It has been estimated that around 284 million people in the world have experienced feelings of anxiety. A study performed in 2017 showed the range of anxiety among different countries; mostly among women. With all of this information in mind, it is not uncommon to feel anxious from time to time. It is the level of severity though, that can be troubling.
So what is anxiety? Are there different kinds?
Anxiety is a feeling. It can be best categorized as a feeling of overwhelming fear, stress, or dread. These feelings can harbor physical distress (i.e. sweating, intense breathing, increased heart rate) as well as mental. Mental instability with anxiety is just as, if not more daunting than physical symptoms.
There are different kinds of anxiety. Some include:
- Generalized anxiety disorder– this type of anxiety is when a person worries about daily life. Issues such as wealth, family relations, jobs, and physical well-being.
- Phobias– excessive fear of something that possesses no actual threat or danger. Some examples can be social phobia (a fear of social interactions), agoraphobia (a fear of places or situations due to possible embarrassment or helplessness), and Thalassophobia (fear of the ocean).
- Panic disorders– this is when a person will experience panic attacks.
- Post-Traumatic Stress disorder– When a person has trouble moving on with daily life after being a part of or seeing a horrific event.
- Obsessive-Compulsive disorder– When a person has an excessive amount of thoughts creating an obsessive/compulsive cycle that they cannot break unless completing the task (i.e keeping surfaces clean or having objects in a certain order)
- Separation Anxiety disorder– Mostly seen with children; when a child becomes increasingly anxious when away from their parents.
These types of anxiety vary in severity but all still provide stress to the person undergoing it.
What are the symptoms of anxiety?
There is no shortage of symptoms that can arise from increased anxiety. Some to look out for though to protect others are:
- Restlessness or tense
- Increased heart rate
- Tension headaches
- Trouble concentrating
If you notice that you or a loved one is having a number of these symptoms on a daily basis it could be beneficial to look into strategies to help calm anxiousness. Strategies as simple as taking a walk or practicing breathing techniques can begin to combat anxiety. Some even involve simply adding humor to your situations!
What is reassurance?
Reassurance is words or statements spoken to relieve assumptions or doubts. Ranging from clarification of feelings from one person to another, to questioning whether or not a task was accomplished (i.e locking doors in the house). Anxiety escalates the worries one has explaining why reassurance would be requested.
Why would a cycle of reassurance be a problem?
The issue with the continuation of reassurance is that it is a short-lived reliance. If a person continually seeks answers from others rather than trusting in themselves a cycle begins. If a person is not present to calm the nerves of another, then what are they to do from there? Reassurance is immediate relief rather than a solution.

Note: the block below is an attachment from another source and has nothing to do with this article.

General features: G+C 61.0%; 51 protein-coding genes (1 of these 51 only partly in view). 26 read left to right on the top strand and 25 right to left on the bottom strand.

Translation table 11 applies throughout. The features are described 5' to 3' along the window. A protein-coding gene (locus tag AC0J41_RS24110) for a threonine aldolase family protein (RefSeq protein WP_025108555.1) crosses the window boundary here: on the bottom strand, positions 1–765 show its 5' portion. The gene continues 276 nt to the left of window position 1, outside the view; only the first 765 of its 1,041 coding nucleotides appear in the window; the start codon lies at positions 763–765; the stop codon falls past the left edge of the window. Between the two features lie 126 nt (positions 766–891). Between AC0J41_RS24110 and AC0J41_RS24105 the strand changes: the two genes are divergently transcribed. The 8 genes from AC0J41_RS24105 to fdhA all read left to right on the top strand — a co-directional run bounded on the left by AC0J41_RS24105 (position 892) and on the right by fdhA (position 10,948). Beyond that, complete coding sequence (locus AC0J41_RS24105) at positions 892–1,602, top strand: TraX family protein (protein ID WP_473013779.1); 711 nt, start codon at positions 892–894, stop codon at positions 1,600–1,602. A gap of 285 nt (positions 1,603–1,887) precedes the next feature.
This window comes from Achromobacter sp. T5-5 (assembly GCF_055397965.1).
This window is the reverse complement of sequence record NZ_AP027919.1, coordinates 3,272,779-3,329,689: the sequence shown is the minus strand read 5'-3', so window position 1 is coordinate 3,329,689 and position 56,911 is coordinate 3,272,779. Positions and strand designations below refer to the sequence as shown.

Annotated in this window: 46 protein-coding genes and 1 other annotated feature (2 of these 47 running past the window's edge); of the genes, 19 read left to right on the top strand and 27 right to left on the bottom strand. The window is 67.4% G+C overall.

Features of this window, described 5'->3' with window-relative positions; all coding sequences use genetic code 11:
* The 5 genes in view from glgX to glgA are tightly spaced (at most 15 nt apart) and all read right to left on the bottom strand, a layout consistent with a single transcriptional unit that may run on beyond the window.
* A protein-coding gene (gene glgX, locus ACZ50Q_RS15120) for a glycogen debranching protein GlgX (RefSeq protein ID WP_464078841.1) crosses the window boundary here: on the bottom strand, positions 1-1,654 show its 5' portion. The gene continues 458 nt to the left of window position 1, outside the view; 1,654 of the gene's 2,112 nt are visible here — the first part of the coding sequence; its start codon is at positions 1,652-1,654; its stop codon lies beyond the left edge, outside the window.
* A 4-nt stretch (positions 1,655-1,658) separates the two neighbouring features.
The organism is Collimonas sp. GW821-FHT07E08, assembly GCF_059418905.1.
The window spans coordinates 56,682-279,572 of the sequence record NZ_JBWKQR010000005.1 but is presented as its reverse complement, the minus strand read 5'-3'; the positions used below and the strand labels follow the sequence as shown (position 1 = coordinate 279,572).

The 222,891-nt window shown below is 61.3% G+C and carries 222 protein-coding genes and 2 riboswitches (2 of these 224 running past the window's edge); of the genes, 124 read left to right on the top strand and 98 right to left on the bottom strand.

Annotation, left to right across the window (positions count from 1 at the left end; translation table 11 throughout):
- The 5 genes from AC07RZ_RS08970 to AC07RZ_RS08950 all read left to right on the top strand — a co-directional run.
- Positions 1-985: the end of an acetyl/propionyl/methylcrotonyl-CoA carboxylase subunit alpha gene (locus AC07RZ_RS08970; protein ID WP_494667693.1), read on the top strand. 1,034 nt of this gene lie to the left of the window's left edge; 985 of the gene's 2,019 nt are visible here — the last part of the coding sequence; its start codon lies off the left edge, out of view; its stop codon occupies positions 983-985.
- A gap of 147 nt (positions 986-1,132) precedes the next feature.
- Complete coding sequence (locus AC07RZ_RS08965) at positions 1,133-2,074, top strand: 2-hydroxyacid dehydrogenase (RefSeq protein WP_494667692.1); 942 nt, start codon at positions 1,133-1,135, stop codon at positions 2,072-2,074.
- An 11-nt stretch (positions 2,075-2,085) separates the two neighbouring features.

That there lies the problem. The dwindling of confidence will come at a price in future decision-making. The faster the person sees that without reassurance it is possible to feel less anxious, the better off they will be long-term in dealing with their own problems.
How to wean those who seek reassurance off their cycle
There is hope when trying to help someone you care for break the cycle of reliance. Take it step by step but take note of the following suggestions. Also, understand that there is no time span on how long it will take to break free of these urges.
- Firstly you should sit down with the person affected and explain to them what is wrong with this cycle; how the short-term solution will never satisfy their needs.
- After discussing why there needs to be change, come up with a plan to counteract the inevitable questions of reassurance. For example, address the next concern by labeling it as a reassurance type of question, and holding back from answering it so the person must reason on their own. Do not completely ignore this person though, rather come up with a response that will remind them of what they are doing. Something like “Trust your gut, you know what is best for you,” or “I am not going to answer because you do not need my opinion.”
- Bring positive attention to the person affected when they eventually stop asking as many reassurance questions. This will reinforce the notion that this person is capable of taking care of their worries and that they are growing.
- Continue to remember that while you may not relate to needing as much reassurance as the person you care about, it is a daily struggle for them so be kind throughout the process.
At the end of the day, it is normal to question yourself. You will not always be 100% correct in every situation, and it isn’t an issue to ask for advice from time to time. It is important though to simply remember that you cannot rely on others always. When you start to wean off of your cycle you will begin to realize you have all the capabilities of resolving your own problems.
Work on trust with yourself, not trusting others who may know you. No one knows what is best for you besides you.
It is not impossible to break this cycle. Begin to build confidence in yourself.